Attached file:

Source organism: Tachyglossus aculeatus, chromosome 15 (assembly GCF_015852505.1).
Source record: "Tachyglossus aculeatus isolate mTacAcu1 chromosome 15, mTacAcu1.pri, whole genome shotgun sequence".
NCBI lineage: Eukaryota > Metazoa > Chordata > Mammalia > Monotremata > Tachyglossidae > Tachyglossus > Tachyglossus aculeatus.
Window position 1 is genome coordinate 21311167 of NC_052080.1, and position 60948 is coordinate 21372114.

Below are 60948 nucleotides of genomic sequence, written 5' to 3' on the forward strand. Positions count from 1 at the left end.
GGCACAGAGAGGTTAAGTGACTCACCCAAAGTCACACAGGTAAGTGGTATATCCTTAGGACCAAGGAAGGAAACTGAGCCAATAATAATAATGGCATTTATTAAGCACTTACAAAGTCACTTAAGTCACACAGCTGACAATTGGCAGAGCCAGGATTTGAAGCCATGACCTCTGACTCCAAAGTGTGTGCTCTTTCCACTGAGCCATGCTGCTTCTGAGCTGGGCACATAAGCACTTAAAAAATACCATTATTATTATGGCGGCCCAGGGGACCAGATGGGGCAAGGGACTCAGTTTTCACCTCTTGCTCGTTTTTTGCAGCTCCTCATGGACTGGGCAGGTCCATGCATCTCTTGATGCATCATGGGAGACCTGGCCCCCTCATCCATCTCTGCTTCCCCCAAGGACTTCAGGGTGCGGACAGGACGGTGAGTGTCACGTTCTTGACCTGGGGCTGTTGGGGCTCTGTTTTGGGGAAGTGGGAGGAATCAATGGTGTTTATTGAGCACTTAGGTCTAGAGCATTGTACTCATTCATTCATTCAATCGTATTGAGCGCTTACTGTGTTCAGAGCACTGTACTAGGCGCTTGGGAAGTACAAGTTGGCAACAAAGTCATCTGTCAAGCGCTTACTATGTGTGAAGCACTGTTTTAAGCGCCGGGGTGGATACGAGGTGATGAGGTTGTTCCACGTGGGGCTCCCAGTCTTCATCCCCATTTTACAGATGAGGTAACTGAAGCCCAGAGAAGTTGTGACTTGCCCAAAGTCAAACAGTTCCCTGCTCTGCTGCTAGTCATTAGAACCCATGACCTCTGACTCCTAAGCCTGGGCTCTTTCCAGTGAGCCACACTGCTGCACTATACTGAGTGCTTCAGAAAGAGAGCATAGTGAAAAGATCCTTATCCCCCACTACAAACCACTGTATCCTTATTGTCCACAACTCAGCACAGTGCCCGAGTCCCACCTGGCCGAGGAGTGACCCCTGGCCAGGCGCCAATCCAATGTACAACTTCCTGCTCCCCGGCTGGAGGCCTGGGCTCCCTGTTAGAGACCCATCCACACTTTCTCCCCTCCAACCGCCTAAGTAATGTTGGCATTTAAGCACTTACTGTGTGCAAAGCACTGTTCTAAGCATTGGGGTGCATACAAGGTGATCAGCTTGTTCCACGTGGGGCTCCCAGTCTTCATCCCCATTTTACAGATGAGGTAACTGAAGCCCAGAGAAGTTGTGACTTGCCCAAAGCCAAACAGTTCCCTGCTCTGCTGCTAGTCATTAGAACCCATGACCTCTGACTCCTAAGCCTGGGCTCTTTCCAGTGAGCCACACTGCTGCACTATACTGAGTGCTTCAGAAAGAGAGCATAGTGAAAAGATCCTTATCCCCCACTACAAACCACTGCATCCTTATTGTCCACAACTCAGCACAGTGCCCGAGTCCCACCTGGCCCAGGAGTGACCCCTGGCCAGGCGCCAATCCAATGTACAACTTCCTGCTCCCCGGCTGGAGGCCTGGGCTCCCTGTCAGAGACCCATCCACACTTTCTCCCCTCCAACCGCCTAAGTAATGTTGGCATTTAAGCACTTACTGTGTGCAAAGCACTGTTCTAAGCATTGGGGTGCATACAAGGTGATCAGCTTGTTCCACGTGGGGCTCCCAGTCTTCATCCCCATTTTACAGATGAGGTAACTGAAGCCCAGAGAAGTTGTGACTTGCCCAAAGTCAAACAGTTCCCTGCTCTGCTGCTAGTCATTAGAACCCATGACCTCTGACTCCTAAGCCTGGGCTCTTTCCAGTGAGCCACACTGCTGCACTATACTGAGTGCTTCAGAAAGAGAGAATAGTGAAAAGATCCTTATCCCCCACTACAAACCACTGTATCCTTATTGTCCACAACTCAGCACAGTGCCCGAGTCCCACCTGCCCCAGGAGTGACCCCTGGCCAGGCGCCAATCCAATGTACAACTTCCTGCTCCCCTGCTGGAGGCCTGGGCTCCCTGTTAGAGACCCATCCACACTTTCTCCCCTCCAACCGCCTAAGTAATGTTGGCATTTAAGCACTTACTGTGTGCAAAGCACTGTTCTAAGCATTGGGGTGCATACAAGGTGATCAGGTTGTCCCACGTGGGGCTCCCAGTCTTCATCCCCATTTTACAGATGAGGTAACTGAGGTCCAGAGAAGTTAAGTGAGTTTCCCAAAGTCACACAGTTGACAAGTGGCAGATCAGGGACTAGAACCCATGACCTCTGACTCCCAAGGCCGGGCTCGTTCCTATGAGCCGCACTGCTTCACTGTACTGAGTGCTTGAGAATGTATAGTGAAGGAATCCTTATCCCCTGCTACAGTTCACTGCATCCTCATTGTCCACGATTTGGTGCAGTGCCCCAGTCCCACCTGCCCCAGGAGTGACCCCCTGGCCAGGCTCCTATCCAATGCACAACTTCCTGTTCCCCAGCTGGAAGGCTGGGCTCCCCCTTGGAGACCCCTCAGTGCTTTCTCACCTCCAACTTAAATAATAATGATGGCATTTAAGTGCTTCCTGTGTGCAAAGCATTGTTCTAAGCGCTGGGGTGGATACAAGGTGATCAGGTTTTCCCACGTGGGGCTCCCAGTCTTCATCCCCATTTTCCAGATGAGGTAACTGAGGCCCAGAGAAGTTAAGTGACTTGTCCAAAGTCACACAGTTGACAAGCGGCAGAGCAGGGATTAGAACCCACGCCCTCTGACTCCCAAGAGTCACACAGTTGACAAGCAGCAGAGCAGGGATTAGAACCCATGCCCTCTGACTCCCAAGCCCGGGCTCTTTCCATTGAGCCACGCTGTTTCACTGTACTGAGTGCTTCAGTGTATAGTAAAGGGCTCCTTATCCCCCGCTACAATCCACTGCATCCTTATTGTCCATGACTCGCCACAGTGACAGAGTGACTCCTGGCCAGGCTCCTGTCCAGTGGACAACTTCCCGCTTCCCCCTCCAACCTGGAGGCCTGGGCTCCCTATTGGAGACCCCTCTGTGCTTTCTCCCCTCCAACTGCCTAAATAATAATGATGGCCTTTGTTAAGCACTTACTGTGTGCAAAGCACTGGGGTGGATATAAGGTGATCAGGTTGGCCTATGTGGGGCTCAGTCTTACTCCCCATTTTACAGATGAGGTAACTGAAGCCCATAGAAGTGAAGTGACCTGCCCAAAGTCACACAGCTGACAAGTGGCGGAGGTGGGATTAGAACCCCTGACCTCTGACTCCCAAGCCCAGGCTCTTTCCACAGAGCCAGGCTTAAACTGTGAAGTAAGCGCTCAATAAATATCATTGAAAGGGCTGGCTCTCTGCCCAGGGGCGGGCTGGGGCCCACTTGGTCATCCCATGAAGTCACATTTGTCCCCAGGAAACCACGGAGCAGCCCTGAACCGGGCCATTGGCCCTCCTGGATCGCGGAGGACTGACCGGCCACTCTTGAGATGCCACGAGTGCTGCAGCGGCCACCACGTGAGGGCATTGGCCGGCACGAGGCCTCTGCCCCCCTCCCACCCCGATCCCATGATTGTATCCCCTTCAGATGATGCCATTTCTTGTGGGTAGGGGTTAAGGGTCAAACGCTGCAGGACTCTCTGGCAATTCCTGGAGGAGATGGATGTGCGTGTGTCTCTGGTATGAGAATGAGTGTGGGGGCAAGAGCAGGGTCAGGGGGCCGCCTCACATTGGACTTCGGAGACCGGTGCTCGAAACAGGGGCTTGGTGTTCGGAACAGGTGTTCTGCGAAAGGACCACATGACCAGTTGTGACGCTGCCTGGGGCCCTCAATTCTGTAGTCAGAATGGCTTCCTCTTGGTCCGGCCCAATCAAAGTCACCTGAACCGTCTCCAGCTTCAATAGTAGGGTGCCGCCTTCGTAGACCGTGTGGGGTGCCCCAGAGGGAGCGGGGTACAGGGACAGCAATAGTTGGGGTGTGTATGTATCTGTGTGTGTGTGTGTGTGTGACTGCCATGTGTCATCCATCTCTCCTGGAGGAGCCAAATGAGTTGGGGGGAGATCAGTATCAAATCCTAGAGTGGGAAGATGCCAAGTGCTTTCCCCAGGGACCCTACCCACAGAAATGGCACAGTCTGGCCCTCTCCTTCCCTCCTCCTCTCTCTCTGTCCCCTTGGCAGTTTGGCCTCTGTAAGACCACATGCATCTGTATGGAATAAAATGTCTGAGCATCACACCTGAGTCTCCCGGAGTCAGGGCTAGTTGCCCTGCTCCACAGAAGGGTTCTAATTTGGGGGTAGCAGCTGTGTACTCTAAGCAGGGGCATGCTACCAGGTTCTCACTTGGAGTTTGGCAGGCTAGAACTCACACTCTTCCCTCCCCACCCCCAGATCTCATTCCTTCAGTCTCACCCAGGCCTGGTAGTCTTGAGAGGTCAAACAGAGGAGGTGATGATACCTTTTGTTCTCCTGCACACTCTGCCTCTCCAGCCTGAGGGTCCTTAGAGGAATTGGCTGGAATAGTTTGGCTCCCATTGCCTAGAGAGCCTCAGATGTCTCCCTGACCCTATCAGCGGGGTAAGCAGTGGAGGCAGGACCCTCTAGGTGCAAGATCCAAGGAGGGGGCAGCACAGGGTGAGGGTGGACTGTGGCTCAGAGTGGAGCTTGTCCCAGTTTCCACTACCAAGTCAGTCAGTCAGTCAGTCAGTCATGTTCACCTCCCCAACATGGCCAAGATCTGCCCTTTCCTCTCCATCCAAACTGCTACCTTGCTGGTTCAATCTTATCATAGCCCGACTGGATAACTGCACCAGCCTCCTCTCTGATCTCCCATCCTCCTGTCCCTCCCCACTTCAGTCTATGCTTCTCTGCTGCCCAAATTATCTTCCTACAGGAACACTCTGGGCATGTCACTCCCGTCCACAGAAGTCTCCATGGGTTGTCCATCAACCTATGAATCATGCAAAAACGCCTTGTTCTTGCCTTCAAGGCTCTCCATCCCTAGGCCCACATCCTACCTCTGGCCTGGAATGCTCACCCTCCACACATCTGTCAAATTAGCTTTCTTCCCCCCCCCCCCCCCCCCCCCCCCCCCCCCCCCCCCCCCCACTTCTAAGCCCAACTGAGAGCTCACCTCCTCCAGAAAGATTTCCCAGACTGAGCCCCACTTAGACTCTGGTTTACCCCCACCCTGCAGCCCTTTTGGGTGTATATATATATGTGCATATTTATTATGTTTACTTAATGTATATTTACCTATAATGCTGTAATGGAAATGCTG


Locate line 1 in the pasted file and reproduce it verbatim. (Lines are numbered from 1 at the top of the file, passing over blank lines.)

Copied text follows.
Source organism: Tachyglossus aculeatus, chromosome 15 (assembly GCF_015852505.1).